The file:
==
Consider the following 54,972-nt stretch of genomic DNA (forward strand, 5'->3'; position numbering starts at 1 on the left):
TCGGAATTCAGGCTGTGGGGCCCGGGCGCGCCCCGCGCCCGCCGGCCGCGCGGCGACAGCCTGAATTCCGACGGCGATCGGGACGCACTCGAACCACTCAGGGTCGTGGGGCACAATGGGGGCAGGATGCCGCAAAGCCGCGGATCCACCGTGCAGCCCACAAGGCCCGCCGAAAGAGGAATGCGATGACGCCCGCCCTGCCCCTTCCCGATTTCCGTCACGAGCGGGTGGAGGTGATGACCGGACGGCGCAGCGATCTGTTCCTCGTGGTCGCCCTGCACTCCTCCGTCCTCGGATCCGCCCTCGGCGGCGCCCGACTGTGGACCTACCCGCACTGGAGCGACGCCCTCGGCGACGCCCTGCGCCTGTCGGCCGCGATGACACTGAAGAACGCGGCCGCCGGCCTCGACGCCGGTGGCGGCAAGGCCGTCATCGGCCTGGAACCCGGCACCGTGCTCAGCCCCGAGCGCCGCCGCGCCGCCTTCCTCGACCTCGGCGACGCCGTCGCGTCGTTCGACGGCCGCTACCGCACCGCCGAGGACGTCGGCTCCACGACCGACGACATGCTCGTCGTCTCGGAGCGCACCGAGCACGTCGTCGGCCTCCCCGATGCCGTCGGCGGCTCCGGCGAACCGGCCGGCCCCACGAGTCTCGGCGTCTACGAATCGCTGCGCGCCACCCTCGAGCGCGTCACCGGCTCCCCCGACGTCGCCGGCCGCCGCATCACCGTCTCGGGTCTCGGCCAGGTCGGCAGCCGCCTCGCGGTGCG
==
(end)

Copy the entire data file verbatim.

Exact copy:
Consider the following 54,972-nt stretch of genomic DNA (forward strand, 5'->3'; position numbering starts at 1 on the left):
TCGGAATTCAGGCTGTGGGGCCCGGGCGCGCCCCGCGCCCGCCGGCCGCGCGGCGACAGCCTGAATTCCGACGGCGATCGGGACGCACTCGAACCACTCAGGGTCGTGGGGCACAATGGGGGCAGGATGCCGCAAAGCCGCGGATCCACCGTGCAGCCCACAAGGCCCGCCGAAAGAGGAATGCGATGACGCCCGCCCTGCCCCTTCCCGATTTCCGTCACGAGCGGGTGGAGGTGATGACCGGACGGCGCAGCGATCTGTTCCTCGTGGTCGCCCTGCACTCCTCCGTCCTCGGATCCGCCCTCGGCGGCGCCCGACTGTGGACCTACCCGCACTGGAGCGACGCCCTCGGCGACGCCCTGCGCCTGTCGGCCGCGATGACACTGAAGAACGCGGCCGCCGGCCTCGACGCCGGTGGCGGCAAGGCCGTCATCGGCCTGGAACCCGGCACCGTGCTCAGCCCCGAGCGCCGCCGCGCCGCCTTCCTCGACCTCGGCGACGCCGTCGCGTCGTTCGACGGCCGCTACCGCACCGCCGAGGACGTCGGCTCCACGACCGACGACATGCTCGTCGTCTCGGAGCGCACCGAGCACGTCGTCGGCCTCCCCGATGCCGTCGGCGGCTCCGGCGAACCGGCCGGCCCCACGAGTCTCGGCGTCTACGAATCGCTGCGCGCCACCCTCGAGCGCGTCACCGGCTCCCCCGACGTCGCCGGCCGCCGCATCACCGTCTCGGGTCTCGGCCAGGTCGGCAGCCGCCTCGCGGTGCG